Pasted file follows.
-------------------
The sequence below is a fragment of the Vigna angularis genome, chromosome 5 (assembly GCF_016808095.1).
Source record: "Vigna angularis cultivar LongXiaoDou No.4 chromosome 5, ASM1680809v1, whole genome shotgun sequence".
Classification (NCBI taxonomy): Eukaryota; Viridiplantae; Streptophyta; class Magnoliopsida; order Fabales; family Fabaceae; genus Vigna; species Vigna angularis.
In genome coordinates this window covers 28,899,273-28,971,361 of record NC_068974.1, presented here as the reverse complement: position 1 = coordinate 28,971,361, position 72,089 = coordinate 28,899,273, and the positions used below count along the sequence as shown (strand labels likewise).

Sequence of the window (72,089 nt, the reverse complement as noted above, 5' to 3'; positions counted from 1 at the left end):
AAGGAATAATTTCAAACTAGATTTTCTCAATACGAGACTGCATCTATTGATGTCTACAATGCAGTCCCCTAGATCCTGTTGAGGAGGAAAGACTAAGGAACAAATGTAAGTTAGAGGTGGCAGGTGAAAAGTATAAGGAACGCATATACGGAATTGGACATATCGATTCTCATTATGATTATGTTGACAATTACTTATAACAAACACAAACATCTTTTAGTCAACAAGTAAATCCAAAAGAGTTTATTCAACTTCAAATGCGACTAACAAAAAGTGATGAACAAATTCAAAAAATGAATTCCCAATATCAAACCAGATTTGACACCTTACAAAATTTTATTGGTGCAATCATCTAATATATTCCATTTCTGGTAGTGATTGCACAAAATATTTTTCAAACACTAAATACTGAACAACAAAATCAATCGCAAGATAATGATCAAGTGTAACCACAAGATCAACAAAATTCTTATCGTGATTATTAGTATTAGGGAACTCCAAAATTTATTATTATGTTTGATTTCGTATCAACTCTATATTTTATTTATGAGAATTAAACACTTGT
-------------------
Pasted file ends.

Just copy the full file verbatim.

The sequence below is a fragment of the Vigna angularis genome, chromosome 5 (assembly GCF_016808095.1).
Source record: "Vigna angularis cultivar LongXiaoDou No.4 chromosome 5, ASM1680809v1, whole genome shotgun sequence".
Classification (NCBI taxonomy): Eukaryota; Viridiplantae; Streptophyta; class Magnoliopsida; order Fabales; family Fabaceae; genus Vigna; species Vigna angularis.
In genome coordinates this window covers 28,899,273-28,971,361 of record NC_068974.1, presented here as the reverse complement: position 1 = coordinate 28,971,361, position 72,089 = coordinate 28,899,273, and the positions used below count along the sequence as shown (strand labels likewise).

Sequence of the window (72,089 nt, the reverse complement as noted above, 5' to 3'; positions counted from 1 at the left end):
AAGGAATAATTTCAAACTAGATTTTCTCAATACGAGACTGCATCTATTGATGTCTACAATGCAGTCCCCTAGATCCTGTTGAGGAGGAAAGACTAAGGAACAAATGTAAGTTAGAGGTGGCAGGTGAAAAGTATAAGGAACGCATATACGGAATTGGACATATCGATTCTCATTATGATTATGTTGACAATTACTTATAACAAACACAAACATCTTTTAGTCAACAAGTAAATCCAAAAGAGTTTATTCAACTTCAAATGCGACTAACAAAAAGTGATGAACAAATTCAAAAAATGAATTCCCAATATCAAACCAGATTTGACACCTTACAAAATTTTATTGGTGCAATCATCTAATATATTCCATTTCTGGTAGTGATTGCACAAAATATTTTTCAAACACTAAATACTGAACAACAAAATCAATCGCAAGATAATGATCAAGTGTAACCACAAGATCAACAAAATTCTTATCGTGATTATTAGTATTAGGGAACTCCAAAATTTATTATTATGTTTGATTTCGTATCAACTCTATATTTTATTTATGAGAATTAAACACTTGT